Friday 1 April 2016

'Urban Hang Suite' turns 20! (+ bonus live review!)

'Urban Hang Suite' - the debut album from soul superstar Maxwell - has the privilege of seeing its 20th Birthday on the 2nd April.

Released in 1996 amidst the new wave of contemporary (or neo-)soul releases, following D'Angelo's 'Brown Sugar' (released in 1995) and preceding Erykah Badu's 'Baduizm' (1997), Maxwell's style and sound drew heavily from early-80s soul and R&B: music from Marvin Gaye, Barry White, Stevie Wonder and Prince were influences Maxwell wore openly on his sleeve.

These influences weren't just evident throughout the music on 'Urban Hang Suite' - Maxwell's whole aesthetic was an exciting throwback for a new generation.  The album's artwork, Maxwell's own giant fro... he was all in.  And we were too.

Spearheaded by the singles 'Ascension (Don't Ever Wonder)', 'Sumthin Sumthin' and '...Til the Cops Come Knockin', 'Urban Hang Suite' boasts an awesome lineup of talent including the legendary Leon Ware, who co-writes on 'Sumthin Sumthin', Stuart Matthewman (of Sade and Sweetback glory) who graces much of the album with production and then there's the under sung contribution of Amp Fiddler who plays keyboards throughout.

'Urban Hang Suite' is a landmark album, regardless of which generation of soul music you may lean towards, and surely an essential purchase for even just the casual soul music fan.

Further to our Maxwell special, we've dug up this review from Maxwell's last visit to London, Friday 13th November 2009, following the release of 'BLACKsummer'snight' which you may enjoy...
With it having been 8 years(!) since ‘Now’, having the chance to see Maxwell perform on a stage this side of the pond seemed as unlikely as another studio album, but with the release of ‘BLACK’, my hopes were rekindled, and the dream finally came to fruition as the soul star graced the stage of the Hammersmith Apollo in November 2009.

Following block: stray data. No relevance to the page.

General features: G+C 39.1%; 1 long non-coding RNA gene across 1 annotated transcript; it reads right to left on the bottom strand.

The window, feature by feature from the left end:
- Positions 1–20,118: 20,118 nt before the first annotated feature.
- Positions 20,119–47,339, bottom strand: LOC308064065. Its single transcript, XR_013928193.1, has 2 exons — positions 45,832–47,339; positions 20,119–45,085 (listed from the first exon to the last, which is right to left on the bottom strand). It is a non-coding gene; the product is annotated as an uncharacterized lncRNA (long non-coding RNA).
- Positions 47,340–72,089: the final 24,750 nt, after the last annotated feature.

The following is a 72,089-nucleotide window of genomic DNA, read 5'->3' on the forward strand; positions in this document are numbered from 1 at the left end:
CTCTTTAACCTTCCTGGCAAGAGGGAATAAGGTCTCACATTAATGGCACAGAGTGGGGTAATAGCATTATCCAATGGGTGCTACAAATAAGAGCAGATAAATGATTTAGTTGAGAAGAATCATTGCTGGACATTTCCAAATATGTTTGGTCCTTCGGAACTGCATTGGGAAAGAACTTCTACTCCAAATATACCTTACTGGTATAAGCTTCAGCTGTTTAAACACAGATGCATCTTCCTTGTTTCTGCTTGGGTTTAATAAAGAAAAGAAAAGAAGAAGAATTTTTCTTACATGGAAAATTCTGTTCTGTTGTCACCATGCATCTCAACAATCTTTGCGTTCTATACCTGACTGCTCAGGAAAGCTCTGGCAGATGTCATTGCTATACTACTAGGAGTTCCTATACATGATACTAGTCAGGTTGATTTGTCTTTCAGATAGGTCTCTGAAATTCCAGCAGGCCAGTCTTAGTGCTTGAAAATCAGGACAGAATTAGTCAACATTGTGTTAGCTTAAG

Having been one of the shining stars of the neo-soul movement in the 1990s, it’s incredible to see the respect that he still commands within the genre that even after the ridiculously long hiatus between releases, he can still fill a ‘sold out’ Apollo at a cost of £45/ticket.
Fans were treated to a bevy of their favourites from past releases, including ‘Sumthin Sumthin’, ‘Get To Know Ya’, ‘Ascension’, as well as the song whose opening chords generated an explosive reaction... ‘This Woman’s Work’, before delving into tracks from his current studio release, with an unexpected energy from the smooth-talking crooner.  Amongst an incredible line-up of musicians, the London audience were also treated to the inclusion of Saunders Sermons and jazz pianist Robert Glasper – who had been touring with Maxwell in the States, so a pleasant surprise for him to cross the Pond as well.
With heart-warming sincerity, in between songs we were thanked more times than I can remember for continuing to embrace him “even after all this time”, but such humility was kicked out the door when it came to performing as the brash lover man declared in song, he wanted “to go down on his knees and eat you like some Japanese”, all to inviting shrieks from the female portion of the audience.
Seeing Maxwell adorn the stage at the Apollo, and hearing the screams of adulation, you can’t help but feel a certain buzz and excitement – no, not from the “Japanese” line – but the type of buzz you get when you know you’re experiencing something special.  And Maxwell is certainly that.  I have no doubts that in 10, 20, 30 years time, his name will be uttered amongst the greats that came before him.

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